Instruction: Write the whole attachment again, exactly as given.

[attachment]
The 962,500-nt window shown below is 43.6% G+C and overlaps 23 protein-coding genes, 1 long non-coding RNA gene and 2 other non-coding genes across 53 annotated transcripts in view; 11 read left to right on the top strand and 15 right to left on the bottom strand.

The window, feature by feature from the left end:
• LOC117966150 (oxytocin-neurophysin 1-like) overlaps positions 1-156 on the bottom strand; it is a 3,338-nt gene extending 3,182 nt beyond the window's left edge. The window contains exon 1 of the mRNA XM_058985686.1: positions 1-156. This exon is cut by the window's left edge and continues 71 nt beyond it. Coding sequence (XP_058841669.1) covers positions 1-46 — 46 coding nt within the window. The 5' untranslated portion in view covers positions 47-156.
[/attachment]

The 962,500-nt window shown below is 43.6% G+C and overlaps 23 protein-coding genes, 1 long non-coding RNA gene and 2 other non-coding genes across 53 annotated transcripts in view; 11 read left to right on the top strand and 15 right to left on the bottom strand.

The window, feature by feature from the left end:
• LOC117966150 (oxytocin-neurophysin 1-like) overlaps positions 1-156 on the bottom strand; it is a 3,338-nt gene extending 3,182 nt beyond the window's left edge. The window contains exon 1 of the mRNA XM_058985686.1: positions 1-156. This exon is cut by the window's left edge and continues 71 nt beyond it. Coding sequence (XP_058841669.1) covers positions 1-46 — 46 coding nt within the window. The 5' untranslated portion in view covers positions 47-156.